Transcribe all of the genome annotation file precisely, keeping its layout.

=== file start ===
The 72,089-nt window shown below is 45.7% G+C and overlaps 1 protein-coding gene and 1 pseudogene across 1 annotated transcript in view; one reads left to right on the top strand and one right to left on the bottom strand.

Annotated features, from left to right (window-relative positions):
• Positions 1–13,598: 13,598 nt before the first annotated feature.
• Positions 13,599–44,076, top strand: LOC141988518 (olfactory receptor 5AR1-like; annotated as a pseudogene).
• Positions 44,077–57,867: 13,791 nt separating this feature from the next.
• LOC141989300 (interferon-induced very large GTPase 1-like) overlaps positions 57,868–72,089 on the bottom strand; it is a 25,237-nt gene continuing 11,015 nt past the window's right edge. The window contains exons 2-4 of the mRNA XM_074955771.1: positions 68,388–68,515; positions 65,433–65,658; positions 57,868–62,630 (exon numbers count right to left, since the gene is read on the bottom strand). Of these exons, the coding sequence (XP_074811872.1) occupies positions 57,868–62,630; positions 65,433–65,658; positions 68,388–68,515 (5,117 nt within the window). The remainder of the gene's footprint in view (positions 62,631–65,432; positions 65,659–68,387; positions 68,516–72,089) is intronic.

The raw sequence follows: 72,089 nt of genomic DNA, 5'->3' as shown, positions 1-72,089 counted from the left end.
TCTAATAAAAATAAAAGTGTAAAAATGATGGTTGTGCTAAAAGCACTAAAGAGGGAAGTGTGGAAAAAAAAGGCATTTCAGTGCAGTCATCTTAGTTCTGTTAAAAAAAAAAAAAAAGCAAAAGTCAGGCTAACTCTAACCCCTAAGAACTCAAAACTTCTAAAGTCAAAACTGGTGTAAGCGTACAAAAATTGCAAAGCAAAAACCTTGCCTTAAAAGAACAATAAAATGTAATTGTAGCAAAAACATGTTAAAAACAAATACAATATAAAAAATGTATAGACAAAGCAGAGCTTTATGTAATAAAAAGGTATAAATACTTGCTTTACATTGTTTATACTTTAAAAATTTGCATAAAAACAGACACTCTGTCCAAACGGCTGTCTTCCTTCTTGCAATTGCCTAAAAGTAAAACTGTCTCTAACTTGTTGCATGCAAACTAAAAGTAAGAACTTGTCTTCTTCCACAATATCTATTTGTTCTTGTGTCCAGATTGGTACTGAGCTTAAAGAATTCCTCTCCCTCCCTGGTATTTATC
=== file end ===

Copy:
The 72,089-nt window shown below is 45.7% G+C and overlaps 1 protein-coding gene and 1 pseudogene across 1 annotated transcript in view; one reads left to right on the top strand and one right to left on the bottom strand.

Annotated features, from left to right (window-relative positions):
• Positions 1–13,598: 13,598 nt before the first annotated feature.
• Positions 13,599–44,076, top strand: LOC141988518 (olfactory receptor 5AR1-like; annotated as a pseudogene).
• Positions 44,077–57,867: 13,791 nt separating this feature from the next.
• LOC141989300 (interferon-induced very large GTPase 1-like) overlaps positions 57,868–72,089 on the bottom strand; it is a 25,237-nt gene continuing 11,015 nt past the window's right edge. The window contains exons 2-4 of the mRNA XM_074955771.1: positions 68,388–68,515; positions 65,433–65,658; positions 57,868–62,630 (exon numbers count right to left, since the gene is read on the bottom strand). Of these exons, the coding sequence (XP_074811872.1) occupies positions 57,868–62,630; positions 65,433–65,658; positions 68,388–68,515 (5,117 nt within the window). The remainder of the gene's footprint in view (positions 62,631–65,432; positions 65,659–68,387; positions 68,516–72,089) is intronic.

The raw sequence follows: 72,089 nt of genomic DNA, 5'->3' as shown, positions 1-72,089 counted from the left end.
TCTAATAAAAATAAAAGTGTAAAAATGATGGTTGTGCTAAAAGCACTAAAGAGGGAAGTGTGGAAAAAAAAGGCATTTCAGTGCAGTCATCTTAGTTCTGTTAAAAAAAAAAAAAAAGCAAAAGTCAGGCTAACTCTAACCCCTAAGAACTCAAAACTTCTAAAGTCAAAACTGGTGTAAGCGTACAAAAATTGCAAAGCAAAAACCTTGCCTTAAAAGAACAATAAAATGTAATTGTAGCAAAAACATGTTAAAAACAAATACAATATAAAAAATGTATAGACAAAGCAGAGCTTTATGTAATAAAAAGGTATAAATACTTGCTTTACATTGTTTATACTTTAAAAATTTGCATAAAAACAGACACTCTGTCCAAACGGCTGTCTTCCTTCTTGCAATTGCCTAAAAGTAAAACTGTCTCTAACTTGTTGCATGCAAACTAAAAGTAAGAACTTGTCTTCTTCCACAATATCTATTTGTTCTTGTGTCCAGATTGGTACTGAGCTTAAAGAATTCCTCTCCCTCCCTGGTATTTATC